"No claim under this policy shall be payable unless the terms of this condition have been complied with." (pp. 55-56, Rollo.)

Condition No. 13, as the Court of Appeals observed, does not require the insured to produce her bank statements. Therefore, the insured was not obligated to produce them and the insurers had no right to ask for them. Condition No. 13 was prepared by the insurers themselves, hence, it "should be taken most strongly" (p. 58, Rollo) against them.

The Court of Appeals found that the insured "fully complied with the requirements of Condition No. 13" (p. 58, Rollo). The adjuster’s demand for the assured’s bank statements (which under the law on the secrecy of bank deposits, she need not disclose) would add more requirements to Condition No. 13 of the insurance contract, and, as pointed out by the Appellate Court, "would amount to giving the insurers limitless latitude in making unreasonable demands if only to evade and avoid liability" (p. 58, Rollo).

Nor was the claim inflated. Both the trial court and the Court of Appeals noted that the proofs were ample and "more than enough . . . for defendants (insurers) to do a just assessment supporting the 1981 fire claim for an amount exceeding four million pesos" (p. 60, Rollo).

The trial court’s award (which was affirmed by the Court of Appeals) of double interest on the private respondent’s claim is lawful and justified under Sections 243 and 244 of the Insurance Code which provide:jgc:chanrobles.com.ph

"Sec. 243 . . . Refusal or failure to pay the loss or damage within the time prescribed herein will entitle the assured to collect interest on the proceeds of the policy for the duration of the delay at the rate of twice the ceiling prescribed by the Monetary Board, . . ."cralaw virtua1aw library

"Sec. 244. In case of any litigation for the enforcement of any policy or contract of insurance, it shall be the duty of the Commissioner or the Court, as the case may be, to make a finding as to whether the payment of the claim of the insured has been unreasonably denied or withheld; and in the affirmative case, the insurance company shall be adjudged to pay damages which shall consist of attorney’s fees and other expenses incurred by the insured person by reason of such unreasonable denial or withholding of payment plus interest of twice the ceiling prescribed by the Monetary Board of the amount of claim due the insured, . . ." (Emphasis supplied; p. 66, Rollo.)

Section 243 of the Insurance Code is in fact embodied in provision No. 29 of the policies issued by the petitioners to the private respondents (p. 82, Rollo).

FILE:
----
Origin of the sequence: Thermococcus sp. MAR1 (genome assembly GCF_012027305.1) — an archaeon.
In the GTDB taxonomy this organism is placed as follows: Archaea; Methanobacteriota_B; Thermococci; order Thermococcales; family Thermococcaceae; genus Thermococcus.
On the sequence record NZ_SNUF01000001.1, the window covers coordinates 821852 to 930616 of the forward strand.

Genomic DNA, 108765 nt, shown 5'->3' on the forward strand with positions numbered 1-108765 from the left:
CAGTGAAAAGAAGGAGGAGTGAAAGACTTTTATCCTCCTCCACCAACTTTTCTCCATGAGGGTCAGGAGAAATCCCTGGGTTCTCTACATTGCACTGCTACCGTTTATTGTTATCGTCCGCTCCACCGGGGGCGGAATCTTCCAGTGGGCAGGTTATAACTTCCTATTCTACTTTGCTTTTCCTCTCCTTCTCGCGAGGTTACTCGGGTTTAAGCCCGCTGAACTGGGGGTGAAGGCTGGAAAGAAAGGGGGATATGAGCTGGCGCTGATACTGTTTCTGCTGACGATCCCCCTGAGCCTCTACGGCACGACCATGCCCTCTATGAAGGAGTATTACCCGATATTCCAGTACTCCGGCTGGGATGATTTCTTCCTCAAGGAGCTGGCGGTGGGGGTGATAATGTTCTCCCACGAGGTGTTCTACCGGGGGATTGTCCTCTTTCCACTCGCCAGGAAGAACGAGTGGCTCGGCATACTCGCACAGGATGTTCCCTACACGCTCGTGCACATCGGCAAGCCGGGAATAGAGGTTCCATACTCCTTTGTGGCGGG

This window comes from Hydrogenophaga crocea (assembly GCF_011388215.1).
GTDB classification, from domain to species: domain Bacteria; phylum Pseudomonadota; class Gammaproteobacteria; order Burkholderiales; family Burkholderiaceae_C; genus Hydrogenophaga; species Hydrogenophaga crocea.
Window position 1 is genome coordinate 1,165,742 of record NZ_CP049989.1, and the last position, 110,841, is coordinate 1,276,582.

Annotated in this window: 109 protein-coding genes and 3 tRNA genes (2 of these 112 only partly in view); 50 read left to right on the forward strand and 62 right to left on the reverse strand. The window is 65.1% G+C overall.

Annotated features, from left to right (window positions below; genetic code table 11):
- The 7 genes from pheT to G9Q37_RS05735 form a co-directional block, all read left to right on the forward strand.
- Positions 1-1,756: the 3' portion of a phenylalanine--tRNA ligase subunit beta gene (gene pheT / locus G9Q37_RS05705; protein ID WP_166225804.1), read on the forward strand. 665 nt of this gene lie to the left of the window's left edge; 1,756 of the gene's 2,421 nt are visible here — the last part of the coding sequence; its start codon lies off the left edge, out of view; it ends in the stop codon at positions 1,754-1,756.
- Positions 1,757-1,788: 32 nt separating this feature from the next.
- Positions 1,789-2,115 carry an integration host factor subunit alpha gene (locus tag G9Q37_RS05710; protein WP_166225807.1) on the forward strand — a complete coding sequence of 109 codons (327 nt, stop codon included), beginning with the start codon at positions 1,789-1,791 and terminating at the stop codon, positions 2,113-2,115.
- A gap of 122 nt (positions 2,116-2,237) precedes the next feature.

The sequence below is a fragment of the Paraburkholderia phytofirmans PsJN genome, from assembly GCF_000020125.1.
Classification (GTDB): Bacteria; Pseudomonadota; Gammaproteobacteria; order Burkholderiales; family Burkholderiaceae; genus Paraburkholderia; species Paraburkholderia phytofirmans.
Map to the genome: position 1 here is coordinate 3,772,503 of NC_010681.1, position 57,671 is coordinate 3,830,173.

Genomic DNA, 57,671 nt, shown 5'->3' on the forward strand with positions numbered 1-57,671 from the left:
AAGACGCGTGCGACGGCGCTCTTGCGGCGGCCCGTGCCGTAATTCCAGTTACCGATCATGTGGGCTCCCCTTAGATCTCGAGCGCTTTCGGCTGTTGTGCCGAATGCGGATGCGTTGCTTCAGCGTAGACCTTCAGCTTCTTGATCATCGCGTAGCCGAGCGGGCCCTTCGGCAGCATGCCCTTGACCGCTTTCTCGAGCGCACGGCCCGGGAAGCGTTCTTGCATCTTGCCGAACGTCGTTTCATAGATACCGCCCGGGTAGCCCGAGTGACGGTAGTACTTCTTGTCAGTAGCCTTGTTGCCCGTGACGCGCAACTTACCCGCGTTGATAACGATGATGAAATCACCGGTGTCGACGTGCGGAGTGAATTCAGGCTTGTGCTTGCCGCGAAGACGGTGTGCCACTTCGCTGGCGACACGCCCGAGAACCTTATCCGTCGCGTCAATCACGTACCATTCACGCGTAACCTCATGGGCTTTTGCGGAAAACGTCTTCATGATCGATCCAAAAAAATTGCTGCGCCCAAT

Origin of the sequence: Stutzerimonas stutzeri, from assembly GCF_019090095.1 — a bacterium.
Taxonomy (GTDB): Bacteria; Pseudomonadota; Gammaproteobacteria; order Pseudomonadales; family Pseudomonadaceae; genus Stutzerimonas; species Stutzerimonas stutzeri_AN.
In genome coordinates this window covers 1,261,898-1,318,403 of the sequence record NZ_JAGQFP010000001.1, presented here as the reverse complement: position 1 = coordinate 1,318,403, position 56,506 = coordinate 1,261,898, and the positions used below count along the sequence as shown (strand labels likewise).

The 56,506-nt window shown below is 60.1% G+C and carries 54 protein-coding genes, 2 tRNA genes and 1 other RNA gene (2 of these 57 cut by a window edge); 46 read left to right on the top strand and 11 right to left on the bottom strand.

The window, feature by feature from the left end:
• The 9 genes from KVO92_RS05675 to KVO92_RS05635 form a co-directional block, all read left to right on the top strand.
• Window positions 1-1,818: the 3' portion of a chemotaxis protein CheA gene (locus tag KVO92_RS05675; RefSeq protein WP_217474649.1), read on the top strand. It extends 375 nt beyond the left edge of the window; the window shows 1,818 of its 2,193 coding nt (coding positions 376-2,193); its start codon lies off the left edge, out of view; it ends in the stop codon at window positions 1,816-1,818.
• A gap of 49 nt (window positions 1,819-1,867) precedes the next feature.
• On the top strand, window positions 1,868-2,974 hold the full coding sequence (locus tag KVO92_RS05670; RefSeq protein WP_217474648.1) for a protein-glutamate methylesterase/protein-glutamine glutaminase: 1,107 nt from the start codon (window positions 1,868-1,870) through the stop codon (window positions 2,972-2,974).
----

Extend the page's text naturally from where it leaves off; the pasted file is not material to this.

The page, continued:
The petitioners’ contention that the charging of double interest was improper because no unreasonable delay in the processing of the fire claim was proven, is refuted by the trial court’s explicit finding that "there was a delay that was not reasonable in processing the claim and doing payments" (p. 81, Rollo). Under Section 244, a prima facie evidence of unreasonable delay in payment of the claim is created by the failure of the insurer to pay the claim within the time fixed in both Sections 242 and 243 of the Insurance Code.chanrobles.com.ph : virtual law library

As provided in Section 244 also, by reason of the delay and the consequent filing of this suit by the insured, the insurers "shall be adjudged to pay damages which shall consist of attorney’s fees and other expenses incurred by the insured." In view of the not insubstantial value of the private respondent’s claims and the considerable time and effort expended by them and their counsel in prosecuting these claims for the past eight (8) years, We hold that attorney’s fees were properly awarded to the private respondents. However, an award equivalent to ten (10%) percent of the proceeds of the policies would be more reasonable than the 20% awarded by the trial court and the Appellate Court.

WHEREFORE, the decision of the Court of Appeals in CA-G.R. No. CV-12100 is affirmed, except the award of attorney’s fees to the private respondents which is hereby reduced to ten (10%) percent of the proceeds of the insurance policies sued upon. Costs against the petitioners.

SO ORDERED.

Narvasa, Cruz and Gancayco, JJ., concur.

Medialdea, J., is on leave.

HomeJurisprudenceSupreme Court Decisions2003 : Philippine Supreme Court DecisionsMay 2003 : Philippine Supreme Court DecisionsTop of Page